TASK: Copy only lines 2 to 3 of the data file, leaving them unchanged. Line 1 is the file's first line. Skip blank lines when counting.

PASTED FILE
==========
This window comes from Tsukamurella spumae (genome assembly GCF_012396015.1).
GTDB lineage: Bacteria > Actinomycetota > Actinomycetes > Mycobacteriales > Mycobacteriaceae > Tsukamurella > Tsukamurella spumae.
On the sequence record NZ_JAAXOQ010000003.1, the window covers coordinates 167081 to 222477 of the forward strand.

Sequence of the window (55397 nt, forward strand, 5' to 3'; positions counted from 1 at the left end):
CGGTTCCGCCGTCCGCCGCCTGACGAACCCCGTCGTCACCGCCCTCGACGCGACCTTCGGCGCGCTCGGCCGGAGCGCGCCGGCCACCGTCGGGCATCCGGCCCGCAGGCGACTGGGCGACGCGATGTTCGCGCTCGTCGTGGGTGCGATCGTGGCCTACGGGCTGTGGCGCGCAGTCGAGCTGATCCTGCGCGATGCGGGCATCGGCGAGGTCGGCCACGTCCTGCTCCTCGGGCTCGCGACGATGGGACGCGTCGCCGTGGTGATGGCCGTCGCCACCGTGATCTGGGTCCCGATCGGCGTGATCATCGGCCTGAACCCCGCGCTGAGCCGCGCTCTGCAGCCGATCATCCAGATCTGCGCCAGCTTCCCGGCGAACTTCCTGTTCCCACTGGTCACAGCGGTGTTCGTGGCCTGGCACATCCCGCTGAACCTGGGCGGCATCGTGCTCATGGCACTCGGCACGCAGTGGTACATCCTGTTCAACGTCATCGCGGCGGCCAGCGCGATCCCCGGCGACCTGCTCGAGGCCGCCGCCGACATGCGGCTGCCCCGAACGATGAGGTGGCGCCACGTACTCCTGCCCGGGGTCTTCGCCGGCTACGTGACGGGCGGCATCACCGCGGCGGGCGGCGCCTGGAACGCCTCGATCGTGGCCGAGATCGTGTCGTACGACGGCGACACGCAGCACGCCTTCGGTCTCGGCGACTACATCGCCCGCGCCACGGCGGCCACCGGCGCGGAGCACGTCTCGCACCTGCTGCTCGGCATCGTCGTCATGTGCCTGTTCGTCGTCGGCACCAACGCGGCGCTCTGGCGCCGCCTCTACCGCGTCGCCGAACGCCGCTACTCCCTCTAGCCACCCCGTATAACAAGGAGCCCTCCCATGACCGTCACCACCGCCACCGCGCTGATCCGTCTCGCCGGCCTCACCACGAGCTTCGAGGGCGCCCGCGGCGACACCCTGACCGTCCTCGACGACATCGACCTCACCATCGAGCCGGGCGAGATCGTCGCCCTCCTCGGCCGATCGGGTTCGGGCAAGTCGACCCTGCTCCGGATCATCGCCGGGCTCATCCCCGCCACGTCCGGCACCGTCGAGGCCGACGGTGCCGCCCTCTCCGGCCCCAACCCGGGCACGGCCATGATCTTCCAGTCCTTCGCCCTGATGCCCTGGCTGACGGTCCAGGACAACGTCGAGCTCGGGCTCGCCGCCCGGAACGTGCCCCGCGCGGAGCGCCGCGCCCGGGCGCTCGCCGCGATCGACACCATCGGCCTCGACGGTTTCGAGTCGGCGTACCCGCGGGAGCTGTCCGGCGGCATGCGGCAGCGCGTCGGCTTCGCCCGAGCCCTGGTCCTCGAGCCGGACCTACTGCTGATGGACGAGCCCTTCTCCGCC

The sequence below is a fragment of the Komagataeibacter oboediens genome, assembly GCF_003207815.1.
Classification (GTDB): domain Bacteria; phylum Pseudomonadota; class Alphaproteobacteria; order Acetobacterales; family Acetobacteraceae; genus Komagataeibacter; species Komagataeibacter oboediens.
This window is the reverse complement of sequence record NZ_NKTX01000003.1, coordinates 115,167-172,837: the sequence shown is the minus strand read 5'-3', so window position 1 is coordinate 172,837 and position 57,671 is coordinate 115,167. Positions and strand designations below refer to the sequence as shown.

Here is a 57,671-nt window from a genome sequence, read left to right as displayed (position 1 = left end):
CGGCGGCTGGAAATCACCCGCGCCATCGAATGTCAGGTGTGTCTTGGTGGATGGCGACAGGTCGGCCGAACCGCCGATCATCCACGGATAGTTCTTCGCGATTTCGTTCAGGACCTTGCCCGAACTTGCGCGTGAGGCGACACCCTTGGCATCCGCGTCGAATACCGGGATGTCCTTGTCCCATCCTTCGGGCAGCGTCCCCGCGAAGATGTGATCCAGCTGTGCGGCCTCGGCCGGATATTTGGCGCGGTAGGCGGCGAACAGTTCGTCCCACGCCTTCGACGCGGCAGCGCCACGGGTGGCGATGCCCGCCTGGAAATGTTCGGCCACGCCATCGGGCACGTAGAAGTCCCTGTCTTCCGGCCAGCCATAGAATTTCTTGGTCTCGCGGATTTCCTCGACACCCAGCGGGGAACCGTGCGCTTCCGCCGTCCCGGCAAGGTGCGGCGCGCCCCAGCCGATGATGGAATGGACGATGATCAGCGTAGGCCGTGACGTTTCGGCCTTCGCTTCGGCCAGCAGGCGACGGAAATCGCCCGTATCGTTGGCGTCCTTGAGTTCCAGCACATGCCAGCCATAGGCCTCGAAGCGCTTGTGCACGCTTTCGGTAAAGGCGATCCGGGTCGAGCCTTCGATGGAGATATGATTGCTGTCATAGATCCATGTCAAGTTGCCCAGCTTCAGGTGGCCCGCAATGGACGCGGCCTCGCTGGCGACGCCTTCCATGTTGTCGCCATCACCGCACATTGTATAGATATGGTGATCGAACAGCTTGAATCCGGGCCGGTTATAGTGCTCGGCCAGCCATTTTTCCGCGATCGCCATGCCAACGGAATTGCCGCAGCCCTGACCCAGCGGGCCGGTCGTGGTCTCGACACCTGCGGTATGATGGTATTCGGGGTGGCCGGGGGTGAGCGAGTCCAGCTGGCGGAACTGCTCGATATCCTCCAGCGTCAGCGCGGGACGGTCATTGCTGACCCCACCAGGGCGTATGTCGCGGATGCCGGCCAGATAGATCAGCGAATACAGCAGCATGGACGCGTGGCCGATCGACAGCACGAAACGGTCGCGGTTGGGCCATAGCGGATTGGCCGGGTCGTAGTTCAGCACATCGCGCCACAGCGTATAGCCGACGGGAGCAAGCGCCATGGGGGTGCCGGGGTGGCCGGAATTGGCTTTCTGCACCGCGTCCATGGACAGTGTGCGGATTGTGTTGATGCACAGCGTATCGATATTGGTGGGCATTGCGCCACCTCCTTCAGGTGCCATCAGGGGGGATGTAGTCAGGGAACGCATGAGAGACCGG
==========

GTDB lineage: Bacteria > Actinomycetota > Actinomycetes > Mycobacteriales > Mycobacteriaceae > Tsukamurella > Tsukamurella spumae.
On the sequence record NZ_JAAXOQ010000003.1, the window covers coordinates 167081 to 222477 of the forward strand.